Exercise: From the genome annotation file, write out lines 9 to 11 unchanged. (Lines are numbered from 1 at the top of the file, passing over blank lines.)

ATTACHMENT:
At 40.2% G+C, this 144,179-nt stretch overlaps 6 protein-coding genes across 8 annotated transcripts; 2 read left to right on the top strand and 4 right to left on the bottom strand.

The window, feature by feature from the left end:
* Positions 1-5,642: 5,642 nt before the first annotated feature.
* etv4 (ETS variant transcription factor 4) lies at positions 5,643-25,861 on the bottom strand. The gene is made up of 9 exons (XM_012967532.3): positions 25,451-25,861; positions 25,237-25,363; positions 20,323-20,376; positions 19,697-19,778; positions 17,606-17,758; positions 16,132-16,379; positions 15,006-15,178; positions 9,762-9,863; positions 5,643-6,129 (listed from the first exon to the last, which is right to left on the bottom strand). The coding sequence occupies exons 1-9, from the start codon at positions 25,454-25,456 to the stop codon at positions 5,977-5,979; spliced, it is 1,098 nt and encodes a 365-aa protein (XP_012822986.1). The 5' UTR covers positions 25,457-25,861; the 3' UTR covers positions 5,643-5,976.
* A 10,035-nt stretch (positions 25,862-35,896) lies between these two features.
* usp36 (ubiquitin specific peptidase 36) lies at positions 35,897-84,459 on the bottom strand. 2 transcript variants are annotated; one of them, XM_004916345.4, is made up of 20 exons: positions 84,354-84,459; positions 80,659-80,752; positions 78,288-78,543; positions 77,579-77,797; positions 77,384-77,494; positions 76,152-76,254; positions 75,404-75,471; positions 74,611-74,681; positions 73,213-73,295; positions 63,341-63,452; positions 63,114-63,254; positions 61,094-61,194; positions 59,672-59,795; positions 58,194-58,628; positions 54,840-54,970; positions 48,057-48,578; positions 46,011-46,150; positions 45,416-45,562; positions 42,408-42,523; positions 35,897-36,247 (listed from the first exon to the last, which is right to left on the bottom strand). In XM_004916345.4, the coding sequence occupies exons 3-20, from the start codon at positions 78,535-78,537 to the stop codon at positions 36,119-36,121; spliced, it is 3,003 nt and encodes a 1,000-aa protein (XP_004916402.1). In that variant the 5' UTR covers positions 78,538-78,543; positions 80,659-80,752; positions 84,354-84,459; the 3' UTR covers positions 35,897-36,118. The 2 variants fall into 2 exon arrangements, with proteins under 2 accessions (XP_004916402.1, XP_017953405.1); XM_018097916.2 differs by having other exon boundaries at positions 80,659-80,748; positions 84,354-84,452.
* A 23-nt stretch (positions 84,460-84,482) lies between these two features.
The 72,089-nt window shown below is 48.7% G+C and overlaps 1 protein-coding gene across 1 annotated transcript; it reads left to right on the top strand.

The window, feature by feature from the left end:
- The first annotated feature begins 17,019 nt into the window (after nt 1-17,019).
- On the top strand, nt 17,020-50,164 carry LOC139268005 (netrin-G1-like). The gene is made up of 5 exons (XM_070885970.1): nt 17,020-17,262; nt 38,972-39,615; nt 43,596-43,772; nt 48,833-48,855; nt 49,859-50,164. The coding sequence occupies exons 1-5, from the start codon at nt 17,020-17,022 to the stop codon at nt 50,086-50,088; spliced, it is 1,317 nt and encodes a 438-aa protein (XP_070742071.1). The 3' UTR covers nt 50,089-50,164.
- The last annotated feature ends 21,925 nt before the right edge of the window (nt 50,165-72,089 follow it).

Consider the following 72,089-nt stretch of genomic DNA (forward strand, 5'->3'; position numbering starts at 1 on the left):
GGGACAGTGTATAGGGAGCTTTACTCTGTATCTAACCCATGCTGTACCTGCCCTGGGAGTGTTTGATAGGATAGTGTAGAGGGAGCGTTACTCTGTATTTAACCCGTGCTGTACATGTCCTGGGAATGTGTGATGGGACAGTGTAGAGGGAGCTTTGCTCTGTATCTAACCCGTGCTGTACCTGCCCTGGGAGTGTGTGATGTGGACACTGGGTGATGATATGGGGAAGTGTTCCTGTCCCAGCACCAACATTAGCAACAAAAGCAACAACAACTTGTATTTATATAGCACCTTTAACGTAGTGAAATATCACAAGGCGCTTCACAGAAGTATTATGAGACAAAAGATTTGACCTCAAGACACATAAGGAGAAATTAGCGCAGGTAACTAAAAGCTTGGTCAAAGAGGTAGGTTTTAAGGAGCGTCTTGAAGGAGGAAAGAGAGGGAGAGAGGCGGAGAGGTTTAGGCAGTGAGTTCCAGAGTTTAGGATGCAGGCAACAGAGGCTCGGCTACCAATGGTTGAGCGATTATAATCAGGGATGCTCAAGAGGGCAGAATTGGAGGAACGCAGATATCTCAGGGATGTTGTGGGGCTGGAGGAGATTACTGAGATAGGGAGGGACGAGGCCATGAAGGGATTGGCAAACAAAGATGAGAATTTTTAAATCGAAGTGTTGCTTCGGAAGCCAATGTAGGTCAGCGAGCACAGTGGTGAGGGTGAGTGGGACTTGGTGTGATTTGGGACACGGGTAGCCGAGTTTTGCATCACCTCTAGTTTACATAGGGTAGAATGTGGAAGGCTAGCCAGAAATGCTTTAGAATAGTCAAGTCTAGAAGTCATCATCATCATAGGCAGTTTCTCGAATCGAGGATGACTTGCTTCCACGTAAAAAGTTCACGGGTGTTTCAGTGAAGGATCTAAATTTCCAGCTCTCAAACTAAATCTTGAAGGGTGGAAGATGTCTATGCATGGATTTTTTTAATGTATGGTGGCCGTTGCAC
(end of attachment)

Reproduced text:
The window, feature by feature from the left end:
- The first annotated feature begins 17,019 nt into the window (after nt 1-17,019).
- On the top strand, nt 17,020-50,164 carry LOC139268005 (netrin-G1-like). The gene is made up of 5 exons (XM_070885970.1): nt 17,020-17,262; nt 38,972-39,615; nt 43,596-43,772; nt 48,833-48,855; nt 49,859-50,164. The coding sequence occupies exons 1-5, from the start codon at nt 17,020-17,022 to the stop codon at nt 50,086-50,088; spliced, it is 1,317 nt and encodes a 438-aa protein (XP_070742071.1). The 3' UTR covers nt 50,089-50,164.